You’ve written your piece and carefully cited the source of all material that is not your own. Excellent. You have avoided plagiarism. I’m so proud that I could weep. Seriously, I’ll buy you a celebratory cookie.
Citing is not permission
Next, you need to write to the copyright holders and ask permission to use their copyrighted material.
If an author doesn’t obtain permission of the copyright holder then they, the author, will have breached the copyright and will be liable for (potentially large) damages. The author will have stolen the copyright holder’s intellectual property.
– Janet MacMillan, editor and recovering lawyer (with permission, you betch’a)
What needs permission?
- Any graphic, photo, set of points, chart, song lyric, etc.
- Any quote that is a significant part of the original.
- Maybe more.
The criteria set out in copyright law is necessarily vague. It centres around the idea of protecting the value of the creator’s original work. Quote 200 words of this post and you’d be breaking copyright even though the word count seems trivial.
“Unfair!” you cry. Until the tables are turned. You’ll be glad when you’re on the receiving end of a request to use your work. Two hundred words is most of this post.
*Even your own work could need permission. You might not be the copyright holder if the work was for hire (e.g., your employer or a client who bought all rights). Your coauthors or the publication may hold some of the copyright.
When in doubt, ask permission. At worst, you’ll create a buzz about your upcoming work. At best, you’ll network – and get permission.
Who needs to get permission?
There are a few exceptions, but unless you are writing a news piece critiquing the material, it is likely that your writing does not qualify. Even if you are writing a thesis that only your advisers will read, you need permission to include other’s work.
Publishers tend to make permissions the responsibility of the author. Authors are usually required to pay the cost of permissions. Yes, sometimes you (the author) will have to pay for the right to include the valuable works of others. Again, you’ll be glad when you’re on the receiving end.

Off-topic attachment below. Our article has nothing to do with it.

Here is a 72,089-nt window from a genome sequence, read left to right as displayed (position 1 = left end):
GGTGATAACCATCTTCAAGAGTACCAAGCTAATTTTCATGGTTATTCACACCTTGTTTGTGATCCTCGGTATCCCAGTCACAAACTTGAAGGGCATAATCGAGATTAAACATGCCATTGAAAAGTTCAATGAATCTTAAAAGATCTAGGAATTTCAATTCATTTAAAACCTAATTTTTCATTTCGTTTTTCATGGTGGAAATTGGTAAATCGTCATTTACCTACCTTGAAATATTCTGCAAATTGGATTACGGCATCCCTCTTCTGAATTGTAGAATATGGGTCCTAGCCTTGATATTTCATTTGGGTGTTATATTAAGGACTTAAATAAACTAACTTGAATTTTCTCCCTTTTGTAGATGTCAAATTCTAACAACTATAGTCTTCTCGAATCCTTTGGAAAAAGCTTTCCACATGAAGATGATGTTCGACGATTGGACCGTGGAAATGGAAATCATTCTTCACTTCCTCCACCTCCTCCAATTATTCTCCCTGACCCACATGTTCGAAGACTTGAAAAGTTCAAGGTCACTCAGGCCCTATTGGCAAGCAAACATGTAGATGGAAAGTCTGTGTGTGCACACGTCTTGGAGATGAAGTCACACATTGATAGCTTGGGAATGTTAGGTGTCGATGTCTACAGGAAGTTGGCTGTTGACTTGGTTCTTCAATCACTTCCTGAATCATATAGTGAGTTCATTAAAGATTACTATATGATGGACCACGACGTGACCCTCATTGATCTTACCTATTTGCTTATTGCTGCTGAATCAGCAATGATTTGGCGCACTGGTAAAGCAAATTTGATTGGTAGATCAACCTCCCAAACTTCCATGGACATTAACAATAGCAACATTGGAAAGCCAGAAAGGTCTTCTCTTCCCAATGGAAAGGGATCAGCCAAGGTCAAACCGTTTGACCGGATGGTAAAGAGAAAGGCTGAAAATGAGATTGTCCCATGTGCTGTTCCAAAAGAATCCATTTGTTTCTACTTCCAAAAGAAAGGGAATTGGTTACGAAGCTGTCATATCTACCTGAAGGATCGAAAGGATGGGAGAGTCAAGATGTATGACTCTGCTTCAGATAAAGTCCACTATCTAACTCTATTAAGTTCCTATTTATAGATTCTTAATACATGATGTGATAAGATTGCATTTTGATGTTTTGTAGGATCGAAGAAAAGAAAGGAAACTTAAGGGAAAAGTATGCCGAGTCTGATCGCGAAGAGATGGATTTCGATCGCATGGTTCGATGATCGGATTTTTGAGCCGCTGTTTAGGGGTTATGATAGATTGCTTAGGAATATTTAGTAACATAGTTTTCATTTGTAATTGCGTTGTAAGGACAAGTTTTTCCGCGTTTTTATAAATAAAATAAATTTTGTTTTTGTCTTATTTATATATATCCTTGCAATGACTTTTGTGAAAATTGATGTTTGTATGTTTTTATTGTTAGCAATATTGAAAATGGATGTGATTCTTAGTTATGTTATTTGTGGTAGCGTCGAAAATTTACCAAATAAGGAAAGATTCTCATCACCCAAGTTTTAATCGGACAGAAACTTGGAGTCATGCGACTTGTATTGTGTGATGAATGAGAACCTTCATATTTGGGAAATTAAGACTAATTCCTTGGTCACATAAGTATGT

*There are contractors who specialize in this work. Just like paying someone to compile your index or vet your bibliographic entries, farming out this task can relieve a lot of stress. Find a permissions specialist.
What doesn’t need permission?
- Facts. Such as, Earth is a planet. Or raw data.
- Ideas. You can discuss an idea (such as gravity) or even write it in your own words, without permission (from Newton).
- Public domain. Once copyright has expired, there’s no need to ask. (Typically 50 years after death of the copyright holder.) Publicly available or even freely available, however, does not mean it is in the public domain.
- Alternatively licensed works. Creative Commons, for example, explicitly permits certain uses right up front, so there is no need to ask. Make sure that the CC license permits the use you are making of the material. Wikipedia, for example, permits reuse of much material, but only if you don’t get financial or business benefit from it.
Video. Several parts of this “Copyright Basics” video talk about getting permission, though most of it is about copying and sharing, rather than including bits in your new work. This is a great production, and the US (C) principles are similar enough to Canadian law to be helpful.
Websites. The University of Toronto’s advice for thesis authors is short, clear, and convincing. If you read nothing else, read this.
Books. Editing Canadian English, sections 11.48-11.50.
The Copyright Handbook. (US)
CMOS, chapter 4 (US)
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